“Further pressure on electricity prices will push a number of mining companies further into the red necessitating further restructuring.”
In its reaction trade union federation Cosatu said it is “utterly opposed” to the the 9.4% increase as “consumers are being forced to carry the burden of Eskom’s inefficiencies”.
Cosatu said the increase comes against the background of increases in personal income tax last year and the fuel levy this year, while the costs of other basic services like health are also rising.
“What is clear is that consumers can’t afford any further increases in the cost of living and will be devastated by this latest blow from Nersa. This will actually plunge even more people into poverty. Going forward these tariff increases will have dire consequences for the economy and job creation. This will be exacerbated by the fact that municipalities will also add on this increase and then all that will be passed on to the consumers,” Cosatu said.
Cosatu said electricity is central to the cost base of almost all companies and the increase will lead to job losses and be a stumbling block in opening new businesses. This will slow down economic growth even further, it said.
“We warn employers though not to use this electricity tariff hike as an excuse to retrench workers,” the union said.
Public enterprises minister Lynne Brown said she would study the reasons for Nersa’s decision and discuss the implications with Eskom of the lower than expected increase.
She said Eskom needs additional revenue to complete its build programme. “I have requested Eskom to provide me with a report on the impact this increase will have on their programmes,” she said.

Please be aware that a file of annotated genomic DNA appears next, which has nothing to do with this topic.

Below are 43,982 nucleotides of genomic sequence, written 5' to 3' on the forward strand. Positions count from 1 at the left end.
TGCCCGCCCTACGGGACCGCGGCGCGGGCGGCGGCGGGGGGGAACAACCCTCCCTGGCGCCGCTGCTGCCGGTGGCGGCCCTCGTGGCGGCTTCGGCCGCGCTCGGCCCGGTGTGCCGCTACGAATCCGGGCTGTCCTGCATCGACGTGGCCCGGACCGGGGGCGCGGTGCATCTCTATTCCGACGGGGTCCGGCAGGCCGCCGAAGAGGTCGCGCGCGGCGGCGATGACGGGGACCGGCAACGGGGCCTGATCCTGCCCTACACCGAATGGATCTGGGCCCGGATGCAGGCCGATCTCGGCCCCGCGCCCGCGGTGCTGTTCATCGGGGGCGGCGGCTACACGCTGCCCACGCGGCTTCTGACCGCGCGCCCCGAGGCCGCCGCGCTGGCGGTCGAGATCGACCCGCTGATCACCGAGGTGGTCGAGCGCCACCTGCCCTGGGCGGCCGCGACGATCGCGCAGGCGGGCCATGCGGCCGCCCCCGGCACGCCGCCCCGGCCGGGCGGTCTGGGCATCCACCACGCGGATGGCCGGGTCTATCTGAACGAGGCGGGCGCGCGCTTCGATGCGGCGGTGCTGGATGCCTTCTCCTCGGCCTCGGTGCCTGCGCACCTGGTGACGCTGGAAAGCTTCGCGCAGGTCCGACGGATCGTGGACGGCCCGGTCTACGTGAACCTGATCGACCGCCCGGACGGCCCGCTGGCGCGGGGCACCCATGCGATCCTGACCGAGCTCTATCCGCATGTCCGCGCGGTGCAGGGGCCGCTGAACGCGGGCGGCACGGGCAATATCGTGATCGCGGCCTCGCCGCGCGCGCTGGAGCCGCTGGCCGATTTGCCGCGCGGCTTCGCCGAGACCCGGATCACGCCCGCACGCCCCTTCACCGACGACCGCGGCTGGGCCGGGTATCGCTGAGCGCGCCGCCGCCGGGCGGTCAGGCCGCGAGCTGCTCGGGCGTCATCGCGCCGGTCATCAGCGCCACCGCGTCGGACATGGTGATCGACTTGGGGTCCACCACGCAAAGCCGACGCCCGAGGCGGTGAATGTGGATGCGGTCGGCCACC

The Nersa decision is an unfortunate setback for the metals and engineering sector and will contribute to more job losses and postpone the sector’s recovery even further, the Steel and Engineering Industries Federation of Southern Africa (Seifsa) said.
Seifsa chief economist Henk Langenhoven said Nersa’s decision would have a crippling effect not only on the embattled metals and engineering sector, but also on the South African economy.
Langenhoven added that collectively the mining, construction, auto and metals and engineering sectors contribute nearly 20% of South Africa’s gross domestic product, hence sustaining these important sectors is crucial for the economy.
“The performance of these sectors has deteriorated significantly since June last year and the outlook for the next two years remains dire. The approved electricity hike will have a crippling effect on these sectors in general and the already declining metals and engineering sector in particular. The metals and engineering sector exports 60% of its production and international competitiveness is key to survival. This electricity cost increase will erode it even further,” Langenhoven said.
He said that most of the impact of the electricity tariff increase would be felt through the direct effects of electricity prices, which have a weight of 4.13% in the consumer price index basket. This does not show the impact on producers, of course.
“The indirect effects are estimated at 0.5 percentage points during 2016,” Langenhoven said.